GRAIN EXPORTS ARE VITAL FOR HOME PRICES
Exports account for 25% of UK cereal production, so the market should no longer be seen as a surplus outlet. Charles Abel takes a closer look
GETTING exports right is vital to maintaining domestic prices, stresses Barclay Forrest, chairman of the British Cereal Exports advisory committee and a farmer from Whitemire, Duns, Berwickshire.
"We are starting to get the message through and can certainly compete with the French," he says. "But we are coming under new pressures as well. For the first time this year we faced competition from Hungary and Austria."
With that in mind he urges growers to exploit the good quality grain harvested this year. "We have had a couple of good years and we need to make the most of them to consolidate our position in the export trade."
That means releasing grain year round to satisfy demand. "Just like domestic milling and feed markets, overseas markets have a year-round need for quality grain. If they dont get it from us they will get it somewhere else."
UK exports are now dominated by EU destinations, which take 85% of shipments, with Italy and Spain taking the lions share.
Apart from malting barley, third country sales are largely done on price. By contrast EU sales are oriented around quality. That means UK grain growers need to think carefully about variety choice, husbandry and storage.
One of the key requirements of EU markets is varietal distinction and purity, stresses Mr Forrest. "Italy is very keen to know what varieties we now have and what is in the pipeline."
The good news is that those quality markets now agree they need to pay a small premium. "This year for the first time Italian grain traders were telling Italian millers they would have to pay a small premium if they wanted quality, single-variety grain," explains Mr Forrest.
Maintaining the sales momentum created by a few years of good harvest conditions requires a constant flow of information. "Its a bit like a dripping tap. We have to keep buyers informed."
BCE has had a busy year running trade missions to Portugal, Spain, Italy and Scandinavia. During those the single most useful factor has been UK Chopin Alveograph test results.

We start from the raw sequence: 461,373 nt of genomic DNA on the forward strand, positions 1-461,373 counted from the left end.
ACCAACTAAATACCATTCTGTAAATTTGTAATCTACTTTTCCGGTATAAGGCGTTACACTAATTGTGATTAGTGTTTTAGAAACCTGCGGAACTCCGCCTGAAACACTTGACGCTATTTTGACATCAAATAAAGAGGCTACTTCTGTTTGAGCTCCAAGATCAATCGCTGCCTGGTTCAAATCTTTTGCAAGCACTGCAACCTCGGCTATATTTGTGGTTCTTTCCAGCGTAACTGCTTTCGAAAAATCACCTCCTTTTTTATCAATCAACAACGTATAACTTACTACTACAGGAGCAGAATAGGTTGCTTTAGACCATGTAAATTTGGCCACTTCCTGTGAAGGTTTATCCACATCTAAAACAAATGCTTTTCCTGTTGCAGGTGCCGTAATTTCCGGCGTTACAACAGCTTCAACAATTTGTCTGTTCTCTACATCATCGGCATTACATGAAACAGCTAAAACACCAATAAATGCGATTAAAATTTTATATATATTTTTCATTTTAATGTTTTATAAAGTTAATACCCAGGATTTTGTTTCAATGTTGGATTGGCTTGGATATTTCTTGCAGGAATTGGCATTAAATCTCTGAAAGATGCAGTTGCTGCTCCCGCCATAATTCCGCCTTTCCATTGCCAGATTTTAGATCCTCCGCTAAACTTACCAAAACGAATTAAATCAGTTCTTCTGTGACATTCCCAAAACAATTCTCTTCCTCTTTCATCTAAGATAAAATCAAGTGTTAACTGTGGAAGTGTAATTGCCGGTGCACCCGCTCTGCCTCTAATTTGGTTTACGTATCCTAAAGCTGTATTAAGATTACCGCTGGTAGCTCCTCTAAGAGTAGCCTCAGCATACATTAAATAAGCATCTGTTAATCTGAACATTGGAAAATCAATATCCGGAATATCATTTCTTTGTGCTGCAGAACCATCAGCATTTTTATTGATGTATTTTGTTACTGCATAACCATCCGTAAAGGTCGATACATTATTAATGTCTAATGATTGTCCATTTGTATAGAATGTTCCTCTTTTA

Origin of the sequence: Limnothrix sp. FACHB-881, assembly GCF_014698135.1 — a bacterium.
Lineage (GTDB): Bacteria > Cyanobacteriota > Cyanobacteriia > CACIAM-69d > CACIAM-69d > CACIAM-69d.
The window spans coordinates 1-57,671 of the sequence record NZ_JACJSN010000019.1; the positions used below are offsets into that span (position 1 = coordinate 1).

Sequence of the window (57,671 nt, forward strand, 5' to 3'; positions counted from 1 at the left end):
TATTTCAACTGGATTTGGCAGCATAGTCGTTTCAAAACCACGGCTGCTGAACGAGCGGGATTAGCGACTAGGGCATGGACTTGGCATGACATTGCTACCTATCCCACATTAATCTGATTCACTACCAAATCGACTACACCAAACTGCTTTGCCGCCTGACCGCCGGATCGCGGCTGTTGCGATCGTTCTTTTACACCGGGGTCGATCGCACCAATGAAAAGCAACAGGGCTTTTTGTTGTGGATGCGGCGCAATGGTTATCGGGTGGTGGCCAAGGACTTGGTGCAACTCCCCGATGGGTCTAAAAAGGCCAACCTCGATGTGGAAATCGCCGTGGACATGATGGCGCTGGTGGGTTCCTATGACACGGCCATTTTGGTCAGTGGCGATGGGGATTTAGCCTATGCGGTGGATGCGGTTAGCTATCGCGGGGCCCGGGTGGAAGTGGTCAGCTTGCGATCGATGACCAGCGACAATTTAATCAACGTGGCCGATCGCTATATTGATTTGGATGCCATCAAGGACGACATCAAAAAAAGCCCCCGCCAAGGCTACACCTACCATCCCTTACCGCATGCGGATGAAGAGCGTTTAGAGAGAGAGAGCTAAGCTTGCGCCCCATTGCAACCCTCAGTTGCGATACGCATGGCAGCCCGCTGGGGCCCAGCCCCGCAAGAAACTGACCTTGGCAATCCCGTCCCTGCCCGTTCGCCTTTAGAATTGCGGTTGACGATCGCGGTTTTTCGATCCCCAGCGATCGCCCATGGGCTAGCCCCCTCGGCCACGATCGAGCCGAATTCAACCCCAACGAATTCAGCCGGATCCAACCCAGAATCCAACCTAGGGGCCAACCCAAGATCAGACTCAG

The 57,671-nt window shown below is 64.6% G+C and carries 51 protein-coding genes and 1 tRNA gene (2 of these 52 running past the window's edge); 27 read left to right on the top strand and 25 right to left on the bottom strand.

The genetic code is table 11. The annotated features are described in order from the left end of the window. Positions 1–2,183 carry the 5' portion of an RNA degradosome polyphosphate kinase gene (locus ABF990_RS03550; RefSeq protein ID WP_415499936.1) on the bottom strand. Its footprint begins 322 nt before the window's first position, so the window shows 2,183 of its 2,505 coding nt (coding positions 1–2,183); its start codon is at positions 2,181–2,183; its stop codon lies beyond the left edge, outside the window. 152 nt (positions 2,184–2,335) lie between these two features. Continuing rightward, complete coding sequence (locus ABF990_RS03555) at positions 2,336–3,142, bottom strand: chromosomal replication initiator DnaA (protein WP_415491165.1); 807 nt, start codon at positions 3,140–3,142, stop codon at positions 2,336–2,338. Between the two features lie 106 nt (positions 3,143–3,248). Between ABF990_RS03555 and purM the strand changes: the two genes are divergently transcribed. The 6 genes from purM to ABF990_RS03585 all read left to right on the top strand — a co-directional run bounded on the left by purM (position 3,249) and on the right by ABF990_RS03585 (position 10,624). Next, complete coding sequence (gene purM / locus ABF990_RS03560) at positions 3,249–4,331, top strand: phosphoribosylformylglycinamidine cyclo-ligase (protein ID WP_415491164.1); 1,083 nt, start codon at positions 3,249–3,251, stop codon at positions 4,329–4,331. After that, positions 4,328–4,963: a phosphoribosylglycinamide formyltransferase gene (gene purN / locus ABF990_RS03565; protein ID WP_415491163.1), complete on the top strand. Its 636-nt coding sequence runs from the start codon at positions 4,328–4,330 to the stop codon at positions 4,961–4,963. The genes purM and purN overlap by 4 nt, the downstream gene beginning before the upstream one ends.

BCE now runs a national programme of such tests to gauge the suitability of UK varieties for Continental breadmaking. The programme costs up to £18,000 but is money well spent, contends Mr Forrest. "The Italians have been very impressed."
Indeed it was this programme that confirmed the suitability of what UK growers consider to be feed varieties for Continental bread and biscuit making. "Although 20% of our wheat is suitable for UK milling, about 80% suits EU bread and biscuit making processes," he notes.
Showing which varieties are suitable and encouraging growers to store those separately is a key role for BCE, he says.
BCE also participated in a "ring test" of EU labs to check Alveograph calibrations. It showed some were giving consistently different results. "Now we can take account of the difference when promoting our varieties."
Sales this year are expected to be led by Spain, where serious drought slashed cereal yields. "They took 570,000t last year and could take over 1m tonnes this year. Italy is also very keen and could take up to 500,000t."
In the long run quality assurance schemes could play a valuable role in securing export markets, agrees Mr Forrest. But at the moment those are too small to have credibility with export buyers.
• So where can farmers go for advice? At Smithfield Farm-Tech BCE is running an advice clinic for growers wanting to learn more about meeting export needs.
MALTING BARLEY PROSPECTS ARE SO EXCITING
UNLIKE wheat, which is set for a largely EU trade this year, malting barley has "exciting" prospects for third country sales.
China, Pacific rim countries and South America are all increasing their beer consumption, requiring large supplies of malting barley.
Fortunately many buyers are now coming round to appreciating the fact that winter varieties can be suitable, says Mr Forrest. "And there are even better winter varieties coming through."
"Demand for malt is booming worldwide, we should certainly be producing more," he comments. *
• Exports are 25% of market.
• Internal EU trade dominates for wheat, mainly milling.
• World trade "exciting" for malting barley.
• Talk to merchants to identify export openings and consider looking further afield for outlets.
• Release grain throughout year to service year-round demand from buyers.
• BCE quality tests inform buyers and producers of varietal suitability.
• Store varieties separately.
• BCE advice clinic at Smithfield Farm-Tech.
Exports account for a quarter of wheat sales, with small tonnages for EU countries set to dominate this year. Quality control is vital.
Exploit this years good quality to secure a firm foothold in export markets for the future says BCE chairman Barclay Forrest.